Note: I first wrote this article back in 2006 for one of my original blogs. Since then, most of the offerings at the movie theater and on television have only served to solidify my premise, so I thought it was well-worth a repost here. Nowadays, Little House on the Prairie is broadcast on the Hallmark Channel.
Though I’m not much of a TV watcher anymore, save for the occasional History Channel Special and FOX News, I gave in to the urge to channel surf last night, and was delighted to come across a childhood staple, Little House on the Prairie, broadcasting on the network, TV Land.
It just happened to be one of my all-time favorite episodes, where Almanzo — the cute guy who’d been the object of Laura’s affection from the time he’d arrived in Walnut Grove — finally realizes that “Beth” (his nickname for her, established early on in their friendship) was now a grown-up and that his feelings for her have suddenly blossomed into love.
Of course, back in 1980, when this episode first ran, having read many of the Little House books penned by the real Laura Ingalls, I knew Almanzo would eventually become her husband. The televsion series, however, did an outstanding job chronicling their initial meeting, courtship and subsequent marriage.
In last night’s episode, the show captured the spirit of family and community within which people met, socialized, dated and ultimately exchanged marriage vows. Laura — finally a teacher — accepts her first assignment as a substitute teacher for a nearby town, whose schoolmarm has suffered a broken leg. Almanzo, in the spirit of helping out one’s neighbor, agrees to provide horse-drawn transportation for Laura. She stays with the incapacitated school teacher during the week, and returns home on the weekends, escorted by Almanzo.
It is during one of these routes that he remarks to her, with a silly grin on his face, “You look different.” Later, when Laura excitedly shares the exchange with Ma, her delighted mother advises her that “Men like to be the pursuer. So you just let them do that.” Good advice from Ma Ingalls, and not just for her 19th Century daughter; some truths, as they say, are eternal. Based on personal experience, I’ve come to believe in the validity of Caroline Ingalls’ statement. But I digress.
When Laura takes her Ma’s words to heart and promises Almanzo, “I’ll think about it,” in response to his invitation to attend an upcoming church social with him, he’s obviously crushed and more than a little confused. A series of heart-warming and amusing scenes follow, including one where Almanzo, lost in thought over his new love, bids his sister goodnight and then walks out the front door, instead of heading up the stairs. In another, he mistakenly interprets an innocent embrace between Laura and one of her students, and punches the young boy to the ground, inciting the ire of Miss Ingalls and resulting in his humiliating exit.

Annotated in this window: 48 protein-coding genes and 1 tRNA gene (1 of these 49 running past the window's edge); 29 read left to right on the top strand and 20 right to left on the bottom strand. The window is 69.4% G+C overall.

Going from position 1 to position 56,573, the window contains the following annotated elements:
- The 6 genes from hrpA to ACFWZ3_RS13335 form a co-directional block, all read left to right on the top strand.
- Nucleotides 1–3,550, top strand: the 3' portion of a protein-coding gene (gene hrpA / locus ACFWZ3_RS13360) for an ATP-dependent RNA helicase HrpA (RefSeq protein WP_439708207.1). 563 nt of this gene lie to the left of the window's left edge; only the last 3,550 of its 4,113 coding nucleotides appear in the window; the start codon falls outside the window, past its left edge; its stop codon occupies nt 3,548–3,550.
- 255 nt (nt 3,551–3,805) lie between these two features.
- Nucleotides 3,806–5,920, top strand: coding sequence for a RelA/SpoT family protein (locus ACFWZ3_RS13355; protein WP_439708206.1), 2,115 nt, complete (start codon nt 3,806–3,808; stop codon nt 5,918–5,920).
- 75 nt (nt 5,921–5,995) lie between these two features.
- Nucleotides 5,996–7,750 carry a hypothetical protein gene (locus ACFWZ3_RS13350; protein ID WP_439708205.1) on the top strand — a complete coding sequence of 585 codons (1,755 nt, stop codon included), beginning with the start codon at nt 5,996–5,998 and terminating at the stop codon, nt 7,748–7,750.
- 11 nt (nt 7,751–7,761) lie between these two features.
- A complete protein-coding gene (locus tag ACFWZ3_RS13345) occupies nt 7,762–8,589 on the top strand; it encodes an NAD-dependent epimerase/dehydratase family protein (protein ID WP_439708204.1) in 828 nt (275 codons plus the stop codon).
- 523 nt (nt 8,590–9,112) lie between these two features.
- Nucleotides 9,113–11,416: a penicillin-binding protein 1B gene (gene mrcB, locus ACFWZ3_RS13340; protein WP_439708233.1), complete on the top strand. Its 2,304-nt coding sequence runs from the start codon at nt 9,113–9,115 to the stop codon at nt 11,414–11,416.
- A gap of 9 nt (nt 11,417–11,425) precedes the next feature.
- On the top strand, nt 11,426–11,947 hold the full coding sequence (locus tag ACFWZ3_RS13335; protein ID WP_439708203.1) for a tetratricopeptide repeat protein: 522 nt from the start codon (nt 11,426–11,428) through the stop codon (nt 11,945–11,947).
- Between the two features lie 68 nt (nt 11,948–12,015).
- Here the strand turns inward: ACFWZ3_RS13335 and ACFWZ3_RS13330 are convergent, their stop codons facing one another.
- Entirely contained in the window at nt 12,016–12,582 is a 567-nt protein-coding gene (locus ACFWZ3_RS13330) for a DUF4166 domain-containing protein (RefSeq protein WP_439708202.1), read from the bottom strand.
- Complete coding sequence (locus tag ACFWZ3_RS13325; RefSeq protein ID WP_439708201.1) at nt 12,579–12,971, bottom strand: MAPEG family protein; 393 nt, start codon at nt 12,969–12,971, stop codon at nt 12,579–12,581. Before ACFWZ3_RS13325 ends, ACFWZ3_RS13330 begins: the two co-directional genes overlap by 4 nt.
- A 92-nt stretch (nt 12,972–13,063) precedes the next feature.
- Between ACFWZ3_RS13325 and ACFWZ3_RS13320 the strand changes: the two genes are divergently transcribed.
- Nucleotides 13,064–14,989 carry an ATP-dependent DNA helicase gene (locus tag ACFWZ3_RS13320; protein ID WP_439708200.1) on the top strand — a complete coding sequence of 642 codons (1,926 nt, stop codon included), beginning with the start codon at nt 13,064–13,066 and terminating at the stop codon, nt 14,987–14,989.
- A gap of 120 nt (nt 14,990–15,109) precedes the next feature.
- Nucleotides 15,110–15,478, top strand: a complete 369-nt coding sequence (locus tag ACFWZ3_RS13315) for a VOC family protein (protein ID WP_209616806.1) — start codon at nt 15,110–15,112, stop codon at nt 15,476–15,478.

Later he recounts the incident to Charles, Laura’s protective Pa, who struggles to keep a straight face as Almanzo admits he wrongly concluded that the boy “was making advances to Laura.” When the would-be suitor is safely outside of hearing range, Charles bursts into laughter, though at the same time he’s hit with the reality that his “Half-Pint” will soon be leaving the nest and starting her own family.
This charming episode ends with the entire Ingalls family in attendance at the church social, where familiar and not-so-familiar (i.e. extras) townsfolk dance, talk and laugh. A glum Laura searches for her beloved, while a polite young Albert sweetly asks his dateless school-teacher (Almanzo’s sister), Eliza, to dance, an invitation she accepts gratefully.
Against this backdrop of small-town merriment, Laura finds Almanzo sulking in the kitchen, and greets him with a tentative, sympathetic “Hi.” When they discover that their “dates” for the evening are each other’s family members, and not romantic rivals, they are clearly relieved, though still obviously nervous about admitting their feelings to each other.
Almanzo breaks the ice with a “Sweet Sixteen” gift, a beautiful embroidered shawl that Laura promptly ties around her shoulders and softly announces “It’s like I’m wearing your colors.” The two draw ever-so-slowly closer to each other, before finally exchanging their first tender, chaste kiss. The show ends with the emergence of Laura and Almanzo on the dance floor, now officially Walnut Grove’s newest couple.
In this day and age of instant gratification, meaningless hook-ups and safe sex, television dramas like Little House , with its focus on proper courtship, respect and family values probably seems corny and quaint to most people. But watching this episode last night, I found myself nostalgic for an era that, while lacking in personal conveniences, was rife with men and women of character.